If the only day that matters is the one that I’m in, then perhaps I no longer need to even think about the motivation switch and what happens if it shuts off.  I just need to keep doing what I’m doing and abstain from compulsive eating for today.  I only need to commit to the planned-for exercise session for today.  Then I need to honor those commitments.  One. Day. At. A. Time.

Speaking of my food plan, I have one more day to go to hit the two week mark.  I’m amazed and thrilled that I’ve abstained from processed grain and refined sugar products each day of the last two weeks.  While I have not been able to cook every recipe and eat the exact meals outlined in the book, I’ve made some of them.  On the meals where I’m not eating one of the book’s recipes, I’m following the proper percentages of protein, full fat, and carbohydrates.  I feel great about my daily efforts and adherence to the plan.  I’ve lost at least nine pounds, which is a happy bonus.

Week Three transitions me to Phase 2 which allows some whole grains and starchy veggies to make small appearances in the plan, along with honey and maple syrup.  It still recommends not eating white potatoes, white rice, or breads and other products made with white or whole wheat flour.  I’m honestly good with this still.  In keeping with what I said earlier in this post, I’m not projecting for how long I’ll be able to keep this up.  I’d like to think the answer is “for as long as I need to”.  Instead, I’m just focused and prepped for tomorrow.  That’s my “switch”.

*******************************

I have to admit that I had a little “wow” moment a couple of days ago.  I received the notification that Dr. Ludwig, the doctor who devised the Always Hungry? plan and wrote the book, left a comment on my March 1st post.  Maybe my blog popped up on his Google Alerts. Anyway, it’s nice that he stopped in and took the time to wish me well.

Leave a comment »

Day 7 – Abstaining

Today is Day 7 of the first week of this plan that I’m following.  I’ve made it so far without any refined sugar (except that little bit in the occasional bite of dark chocolate that the plan allows) and without any processed grains.  Honestly, I’m pretty amazed.  I’ve resisted even the lightest coating of bread crumbs or a single crouton on a Caesar Salad.  I’ve passed up cookies and even chocolate that was less than 70% cacao.  In short, I’ve been abstinent of the substances that I declared I wouldn’t eat.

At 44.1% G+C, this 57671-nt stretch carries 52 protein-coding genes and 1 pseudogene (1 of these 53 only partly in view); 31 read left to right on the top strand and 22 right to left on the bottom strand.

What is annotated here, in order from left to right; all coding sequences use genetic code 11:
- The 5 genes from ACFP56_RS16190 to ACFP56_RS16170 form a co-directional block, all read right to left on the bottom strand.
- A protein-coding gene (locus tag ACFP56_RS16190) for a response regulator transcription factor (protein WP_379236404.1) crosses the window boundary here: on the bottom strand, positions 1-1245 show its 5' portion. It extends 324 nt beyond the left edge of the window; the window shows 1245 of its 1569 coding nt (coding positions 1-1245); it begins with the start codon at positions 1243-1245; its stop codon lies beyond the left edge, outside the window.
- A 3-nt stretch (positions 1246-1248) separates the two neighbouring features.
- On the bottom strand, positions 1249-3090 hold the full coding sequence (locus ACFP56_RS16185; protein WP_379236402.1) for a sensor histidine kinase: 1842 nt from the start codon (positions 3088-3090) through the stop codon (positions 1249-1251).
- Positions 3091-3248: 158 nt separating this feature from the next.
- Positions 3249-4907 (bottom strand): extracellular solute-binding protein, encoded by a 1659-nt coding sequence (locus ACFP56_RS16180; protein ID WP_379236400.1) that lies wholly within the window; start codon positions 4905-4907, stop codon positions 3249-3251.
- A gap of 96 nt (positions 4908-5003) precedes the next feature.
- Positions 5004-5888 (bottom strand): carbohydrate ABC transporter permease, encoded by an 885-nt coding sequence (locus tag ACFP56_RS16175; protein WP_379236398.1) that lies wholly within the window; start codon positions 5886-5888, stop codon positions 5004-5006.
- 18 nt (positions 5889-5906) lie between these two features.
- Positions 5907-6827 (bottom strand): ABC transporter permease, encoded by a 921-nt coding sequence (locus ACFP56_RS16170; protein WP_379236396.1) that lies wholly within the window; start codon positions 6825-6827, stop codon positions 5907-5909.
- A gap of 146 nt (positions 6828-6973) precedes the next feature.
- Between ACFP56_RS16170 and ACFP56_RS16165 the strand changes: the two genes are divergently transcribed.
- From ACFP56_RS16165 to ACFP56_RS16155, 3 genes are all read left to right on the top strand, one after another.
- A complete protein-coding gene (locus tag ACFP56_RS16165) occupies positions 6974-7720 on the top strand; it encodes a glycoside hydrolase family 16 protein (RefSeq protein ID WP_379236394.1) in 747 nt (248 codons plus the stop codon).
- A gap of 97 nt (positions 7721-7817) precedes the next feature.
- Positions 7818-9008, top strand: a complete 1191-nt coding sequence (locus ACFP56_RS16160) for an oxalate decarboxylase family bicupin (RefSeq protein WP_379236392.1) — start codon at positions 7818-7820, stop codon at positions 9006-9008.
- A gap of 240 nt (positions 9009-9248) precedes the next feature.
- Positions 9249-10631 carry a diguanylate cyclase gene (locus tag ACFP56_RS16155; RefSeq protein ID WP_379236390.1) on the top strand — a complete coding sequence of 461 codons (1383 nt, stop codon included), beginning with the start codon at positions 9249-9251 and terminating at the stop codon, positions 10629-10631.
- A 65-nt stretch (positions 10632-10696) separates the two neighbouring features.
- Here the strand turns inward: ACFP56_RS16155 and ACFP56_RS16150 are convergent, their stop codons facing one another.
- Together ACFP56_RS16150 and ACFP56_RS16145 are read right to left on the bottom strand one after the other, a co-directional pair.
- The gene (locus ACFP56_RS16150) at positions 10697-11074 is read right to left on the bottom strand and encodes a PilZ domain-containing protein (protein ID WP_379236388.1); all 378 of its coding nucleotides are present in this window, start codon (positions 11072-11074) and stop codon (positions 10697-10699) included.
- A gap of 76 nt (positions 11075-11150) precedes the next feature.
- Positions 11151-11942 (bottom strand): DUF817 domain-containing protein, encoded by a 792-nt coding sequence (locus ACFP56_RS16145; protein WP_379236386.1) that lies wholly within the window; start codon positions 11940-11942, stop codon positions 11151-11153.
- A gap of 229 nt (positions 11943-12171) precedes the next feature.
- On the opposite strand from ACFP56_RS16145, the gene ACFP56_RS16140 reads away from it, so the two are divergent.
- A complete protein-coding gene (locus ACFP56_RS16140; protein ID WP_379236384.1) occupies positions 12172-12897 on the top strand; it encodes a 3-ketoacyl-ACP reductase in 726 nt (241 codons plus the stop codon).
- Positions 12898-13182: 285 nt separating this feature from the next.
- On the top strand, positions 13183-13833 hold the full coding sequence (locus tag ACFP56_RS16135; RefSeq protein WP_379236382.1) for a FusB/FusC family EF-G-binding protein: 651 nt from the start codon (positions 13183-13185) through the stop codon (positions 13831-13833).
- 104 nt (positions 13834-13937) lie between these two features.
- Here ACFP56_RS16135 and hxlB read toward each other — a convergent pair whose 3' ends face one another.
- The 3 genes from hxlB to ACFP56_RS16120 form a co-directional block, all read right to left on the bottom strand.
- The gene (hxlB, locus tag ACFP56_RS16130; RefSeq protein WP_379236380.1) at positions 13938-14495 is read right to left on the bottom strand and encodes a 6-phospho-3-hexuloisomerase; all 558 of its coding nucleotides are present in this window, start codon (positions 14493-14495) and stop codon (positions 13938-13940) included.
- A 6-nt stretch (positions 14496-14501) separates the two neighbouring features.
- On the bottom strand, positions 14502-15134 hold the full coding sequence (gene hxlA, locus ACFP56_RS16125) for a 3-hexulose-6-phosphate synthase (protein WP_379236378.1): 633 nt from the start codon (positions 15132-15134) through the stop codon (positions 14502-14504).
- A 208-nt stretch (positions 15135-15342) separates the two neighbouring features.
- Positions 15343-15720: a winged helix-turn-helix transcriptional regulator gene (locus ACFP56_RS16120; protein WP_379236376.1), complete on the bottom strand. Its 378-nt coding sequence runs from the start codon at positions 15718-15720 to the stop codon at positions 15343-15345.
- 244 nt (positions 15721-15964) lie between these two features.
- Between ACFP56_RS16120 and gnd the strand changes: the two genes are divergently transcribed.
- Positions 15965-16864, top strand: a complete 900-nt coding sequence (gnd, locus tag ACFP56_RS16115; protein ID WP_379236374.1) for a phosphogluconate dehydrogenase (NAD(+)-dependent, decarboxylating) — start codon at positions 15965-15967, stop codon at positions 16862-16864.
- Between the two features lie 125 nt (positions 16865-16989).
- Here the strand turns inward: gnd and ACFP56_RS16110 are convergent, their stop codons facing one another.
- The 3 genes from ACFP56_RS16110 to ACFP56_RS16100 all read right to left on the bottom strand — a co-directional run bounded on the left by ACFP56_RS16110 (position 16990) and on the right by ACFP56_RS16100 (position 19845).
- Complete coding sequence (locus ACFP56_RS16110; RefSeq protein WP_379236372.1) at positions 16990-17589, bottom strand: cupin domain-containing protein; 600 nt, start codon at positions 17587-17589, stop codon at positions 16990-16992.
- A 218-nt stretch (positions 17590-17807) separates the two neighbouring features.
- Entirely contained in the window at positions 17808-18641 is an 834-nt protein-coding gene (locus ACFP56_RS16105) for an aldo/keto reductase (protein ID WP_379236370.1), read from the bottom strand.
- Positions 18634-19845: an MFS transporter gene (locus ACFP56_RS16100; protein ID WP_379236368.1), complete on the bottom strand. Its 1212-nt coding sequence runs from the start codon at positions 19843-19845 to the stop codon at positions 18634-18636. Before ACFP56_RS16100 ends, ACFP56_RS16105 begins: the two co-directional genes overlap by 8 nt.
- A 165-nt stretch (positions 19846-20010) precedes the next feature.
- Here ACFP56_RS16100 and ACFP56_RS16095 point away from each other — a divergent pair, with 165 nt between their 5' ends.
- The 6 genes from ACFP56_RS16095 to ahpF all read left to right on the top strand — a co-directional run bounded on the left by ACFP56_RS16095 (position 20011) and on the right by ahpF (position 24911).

I’ve keyed in on my satiety, hunger and any cravings.  If I’ve craved something with a truly physical motivation, as opposed to an emotional craving, I’ve chosen to eat something from the plan, as suggested.  Nuts, veggies, hummus, even a small piece of fruit, are all part of the program.  I can eat them, remain abstinent, and also know that they are healthier choices overall.

I’ve been willing to try foods that I don’t normally eat, like tofu which I used in a black bean-tofu hash.  (Recipe in the book.)  It was delicious.  I bought some more tofu to use in other meals.  I’ve finally realized, after many years, that tofu will provide a great extra protein source for me.  This morning for breakfast, I followed the book’s recipe for gluten-free/grain-free pancakes.  They’re made with garbanza bean flour, egg, Greek yogurt, and milk (soy, almond, cow, whichever I want), along with salt, baking soda, vanilla and oil.  The whole garbanza bean flour thing to me initially seemed odd and I admit I was skeptical.

Happy to report that these pancakes were flat out delicious!  Seriously, yummy.  Oh, and I ate them without maple syrup but with peaches and some fresh whipped cream.  I think this week there are recipes that call for more of the flour for thickening a sauce, for example.  It’s a new staple in my pantry, for sure.

Abstinence for me isn’t just refraining from specific food items.  I also need to not go into the behavior of compulsive eating or binging.  That’s where paying attention to why I crave something matters, and then how much I eat if I’m physically hungry.  I’m getting in touch again with my stomach and feelings of fullness.  Learning how much is enough and when another bite or two is going to push me over into belly pressure and uncomfortableness.

The emotional waves have swelled and ebbed.  I’m doing my best to cleanly surf them and not wipe out.  Looking back, having that meltdown Tuesday night was helpful because it led me to identify what I was experiencing.  I had a few other intensely emotional incidences over the week, but knowledge and awareness helped me remember what was going on.  Sometimes I just let myself feel them until they passed; other times I shook myself out of them as appropriate.

The plan recommends reducing regular physical regimens for the first week.  I’m not 100% clear why, but I followed the instruction.  I did both Tai Chi classes but only rowed once.  The book does advocate a few minutes of “joyful movement” morning and night, so I stretch and do some additional Tai Chi at home as usual.  It also suggests short walks after each meal, so Nat and I have been out and about.